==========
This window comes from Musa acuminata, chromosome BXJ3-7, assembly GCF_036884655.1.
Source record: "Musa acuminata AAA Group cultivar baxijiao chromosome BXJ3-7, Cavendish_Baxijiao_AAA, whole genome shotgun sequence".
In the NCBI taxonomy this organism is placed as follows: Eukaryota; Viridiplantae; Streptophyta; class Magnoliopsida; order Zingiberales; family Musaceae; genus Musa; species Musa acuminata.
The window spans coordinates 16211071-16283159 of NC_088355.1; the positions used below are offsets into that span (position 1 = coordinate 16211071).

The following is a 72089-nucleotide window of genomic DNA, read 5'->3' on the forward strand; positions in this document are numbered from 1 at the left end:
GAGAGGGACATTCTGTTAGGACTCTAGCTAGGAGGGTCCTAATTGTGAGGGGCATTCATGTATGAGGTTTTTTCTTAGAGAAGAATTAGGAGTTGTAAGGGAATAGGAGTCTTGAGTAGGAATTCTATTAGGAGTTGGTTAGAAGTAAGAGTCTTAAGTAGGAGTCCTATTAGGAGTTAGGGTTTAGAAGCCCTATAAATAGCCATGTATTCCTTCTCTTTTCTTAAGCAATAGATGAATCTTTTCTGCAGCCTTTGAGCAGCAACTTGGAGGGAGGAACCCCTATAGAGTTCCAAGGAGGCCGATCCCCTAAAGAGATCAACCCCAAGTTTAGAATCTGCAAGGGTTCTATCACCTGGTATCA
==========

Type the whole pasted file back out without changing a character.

This window comes from Musa acuminata, chromosome BXJ3-7, assembly GCF_036884655.1.
Source record: "Musa acuminata AAA Group cultivar baxijiao chromosome BXJ3-7, Cavendish_Baxijiao_AAA, whole genome shotgun sequence".
In the NCBI taxonomy this organism is placed as follows: Eukaryota; Viridiplantae; Streptophyta; class Magnoliopsida; order Zingiberales; family Musaceae; genus Musa; species Musa acuminata.
The window spans coordinates 16211071-16283159 of NC_088355.1; the positions used below are offsets into that span (position 1 = coordinate 16211071).

The following is a 72089-nucleotide window of genomic DNA, read 5'->3' on the forward strand; positions in this document are numbered from 1 at the left end:
GAGAGGGACATTCTGTTAGGACTCTAGCTAGGAGGGTCCTAATTGTGAGGGGCATTCATGTATGAGGTTTTTTCTTAGAGAAGAATTAGGAGTTGTAAGGGAATAGGAGTCTTGAGTAGGAATTCTATTAGGAGTTGGTTAGAAGTAAGAGTCTTAAGTAGGAGTCCTATTAGGAGTTAGGGTTTAGAAGCCCTATAAATAGCCATGTATTCCTTCTCTTTTCTTAAGCAATAGATGAATCTTTTCTGCAGCCTTTGAGCAGCAACTTGGAGGGAGGAACCCCTATAGAGTTCCAAGGAGGCCGATCCCCTAAAGAGATCAACCCCAAGTTTAGAATCTGCAAGGGTTCTATCACCTGGTATCA